Yama Japanese Restaurant
Customers have been high-fiving co-owner Yong Yamamato for the dramatic expansion of her family's eatery into the former yoga studio next door, which tripled the seating and transformed it over five months from a takeout vibe.
"My customers are so happy for me," says Yamamato, who prefers this five-year-old location over their previous 12-year-old one on Atlantic Avenue because it draws more locals. "Our customers are very long time and friends. The children used to come in and learn to use chopsticks, and now they're all grown in college."
Yellow and gold walls and wood tables and floor lend a warm ambience with Japanese paintings, high ceiling, open kitchen and doubled sushi bar.
The spaciousness has ushered in Thai and Korean specialties from their Lake Worth restaurant, Yama Asian Cuisine. Yamamato is Korean, her co-owner husband is Japanese, and a longtime employee is Thai, so the variety is not surprising.
Korean best-sellers have been seafood pancake with squid and shrimp ($12), beef barbecue bulgogi ($11, lunch; $19, dinner) and thin-sliced spicy pork barbecue ($11, lunch; $18, dinner). Thai favorites are pad Thai with protein choice ($10-$11, lunch; $15-$17, dinner) and light Yama fried rice with chicken, beef, shrimp and egg ($12, lunch; $17, dinner).
Up next: Daily specials and room dividers for a cozier feel.
620 S. Federal Highway, Fort Lauderdale, 954-523-5767, ValentinosCucinaItaliana.com
Owner Giovanni Rocchio has promoted Luke Bergman to chef de cuisine to conceive the entrees and most of the appetizers at his chic, contemporary Italian jewel.
"I grew up in Fort Lauderdale and moved to New York 13 years ago," Bergman says. "I was working in Manhattan and Giovanni visited the restaurant, and we stayed in touch. Once he opened the new Valentino, I felt like it was a great opportunity to take the skills I had learned back to my hometown. My style is progressive, going more abstract."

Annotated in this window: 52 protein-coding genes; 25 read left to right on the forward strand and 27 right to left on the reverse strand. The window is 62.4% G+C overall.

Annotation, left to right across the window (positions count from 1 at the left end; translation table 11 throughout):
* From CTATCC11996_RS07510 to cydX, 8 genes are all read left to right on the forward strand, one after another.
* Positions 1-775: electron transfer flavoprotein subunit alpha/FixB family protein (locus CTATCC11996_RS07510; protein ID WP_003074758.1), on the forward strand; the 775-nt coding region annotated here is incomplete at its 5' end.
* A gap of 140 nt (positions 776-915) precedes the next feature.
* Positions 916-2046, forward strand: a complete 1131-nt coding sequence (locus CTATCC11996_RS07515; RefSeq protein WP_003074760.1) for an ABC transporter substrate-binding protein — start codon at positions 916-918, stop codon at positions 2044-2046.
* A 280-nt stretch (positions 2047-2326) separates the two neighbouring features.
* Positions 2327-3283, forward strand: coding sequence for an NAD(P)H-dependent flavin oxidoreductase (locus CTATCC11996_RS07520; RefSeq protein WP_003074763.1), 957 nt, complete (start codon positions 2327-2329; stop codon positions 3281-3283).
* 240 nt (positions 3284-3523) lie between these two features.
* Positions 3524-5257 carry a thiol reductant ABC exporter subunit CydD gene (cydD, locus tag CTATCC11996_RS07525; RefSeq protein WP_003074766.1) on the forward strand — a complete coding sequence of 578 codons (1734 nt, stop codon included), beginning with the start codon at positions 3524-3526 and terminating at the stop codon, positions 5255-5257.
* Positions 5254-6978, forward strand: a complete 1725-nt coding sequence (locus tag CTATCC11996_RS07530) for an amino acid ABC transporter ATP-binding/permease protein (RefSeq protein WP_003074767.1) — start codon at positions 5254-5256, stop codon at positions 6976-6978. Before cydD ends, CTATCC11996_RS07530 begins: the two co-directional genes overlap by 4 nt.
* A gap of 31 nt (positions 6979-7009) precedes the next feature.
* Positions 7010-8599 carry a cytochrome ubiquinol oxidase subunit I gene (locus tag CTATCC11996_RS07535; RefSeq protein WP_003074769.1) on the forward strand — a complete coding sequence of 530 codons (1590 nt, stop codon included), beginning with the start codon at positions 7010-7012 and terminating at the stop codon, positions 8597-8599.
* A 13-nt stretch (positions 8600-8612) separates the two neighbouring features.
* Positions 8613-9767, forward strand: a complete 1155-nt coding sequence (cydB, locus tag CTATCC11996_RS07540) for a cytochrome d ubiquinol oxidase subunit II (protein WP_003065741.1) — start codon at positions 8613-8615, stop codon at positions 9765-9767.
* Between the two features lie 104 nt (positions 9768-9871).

For his roasted duck breast ($36), for instance, he cuts off the skin and fries it with black trumpet mushrooms and shallots, then spreads it where the skin used to be.
Rocchio still is focusing on his stunning pastas and invested in expensive equipment to start crafting about five breads a night, such as focaccia, olive or walnut raisin, with a crunchy crust.
"I wanted to start making my own bread because it is impossible to find good bread like I remembered in Italy," Rocchio says. "Bread is very intensive, and timing is everything."
New pastry chef Stephanie Costca, who hails from 3030 Ocean, is adding desserts such as raspberry macaroon paired with a chocolate/nut-covered foie gras ball that mirrors the Ferrero Rocher candy ($12).
"I try to put color in every plate," she says. "As soon as you see the plate, you need to salivate."
Mixologists have updates too: nearly a dozen cocktails with several showcasing whiskey, rye or bourbon, such as Bitter Michter's with rye, Jack Daniel's Honey, vermouth and bitters of orange spice and grapefruit ($14).
Rocchio plans to open a casual, industrial-look restaurant next door by the end of the year.